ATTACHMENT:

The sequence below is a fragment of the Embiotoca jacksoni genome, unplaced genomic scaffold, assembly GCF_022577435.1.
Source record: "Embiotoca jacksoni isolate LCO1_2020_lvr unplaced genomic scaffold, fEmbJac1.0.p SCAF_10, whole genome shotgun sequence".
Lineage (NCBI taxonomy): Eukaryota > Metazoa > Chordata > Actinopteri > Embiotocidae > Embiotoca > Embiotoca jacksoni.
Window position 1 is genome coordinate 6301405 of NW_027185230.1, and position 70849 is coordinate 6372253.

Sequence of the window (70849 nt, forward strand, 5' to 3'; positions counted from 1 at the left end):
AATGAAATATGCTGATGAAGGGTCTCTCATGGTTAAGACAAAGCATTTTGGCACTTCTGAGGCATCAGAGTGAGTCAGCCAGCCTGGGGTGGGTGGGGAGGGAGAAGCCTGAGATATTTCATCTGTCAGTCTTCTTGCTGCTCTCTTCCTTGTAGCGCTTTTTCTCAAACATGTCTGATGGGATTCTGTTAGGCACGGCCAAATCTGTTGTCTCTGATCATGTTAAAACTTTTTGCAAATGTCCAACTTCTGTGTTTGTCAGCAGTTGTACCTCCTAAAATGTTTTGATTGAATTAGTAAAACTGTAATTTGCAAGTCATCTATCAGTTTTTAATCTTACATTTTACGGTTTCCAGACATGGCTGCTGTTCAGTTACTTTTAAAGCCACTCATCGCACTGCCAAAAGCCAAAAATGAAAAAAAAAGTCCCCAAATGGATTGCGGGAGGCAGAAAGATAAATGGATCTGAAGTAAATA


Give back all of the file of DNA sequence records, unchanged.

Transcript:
The sequence below is a fragment of the Embiotoca jacksoni genome, unplaced genomic scaffold, assembly GCF_022577435.1.
Source record: "Embiotoca jacksoni isolate LCO1_2020_lvr unplaced genomic scaffold, fEmbJac1.0.p SCAF_10, whole genome shotgun sequence".
Lineage (NCBI taxonomy): Eukaryota > Metazoa > Chordata > Actinopteri > Embiotocidae > Embiotoca > Embiotoca jacksoni.
Window position 1 is genome coordinate 6301405 of NW_027185230.1, and position 70849 is coordinate 6372253.

Sequence of the window (70849 nt, forward strand, 5' to 3'; positions counted from 1 at the left end):
AATGAAATATGCTGATGAAGGGTCTCTCATGGTTAAGACAAAGCATTTTGGCACTTCTGAGGCATCAGAGTGAGTCAGCCAGCCTGGGGTGGGTGGGGAGGGAGAAGCCTGAGATATTTCATCTGTCAGTCTTCTTGCTGCTCTCTTCCTTGTAGCGCTTTTTCTCAAACATGTCTGATGGGATTCTGTTAGGCACGGCCAAATCTGTTGTCTCTGATCATGTTAAAACTTTTTGCAAATGTCCAACTTCTGTGTTTGTCAGCAGTTGTACCTCCTAAAATGTTTTGATTGAATTAGTAAAACTGTAATTTGCAAGTCATCTATCAGTTTTTAATCTTACATTTTACGGTTTCCAGACATGGCTGCTGTTCAGTTACTTTTAAAGCCACTCATCGCACTGCCAAAAGCCAAAAATGAAAAAAAAAGTCCCCAAATGGATTGCGGGAGGCAGAAAGATAAATGGATCTGAAGTAAATA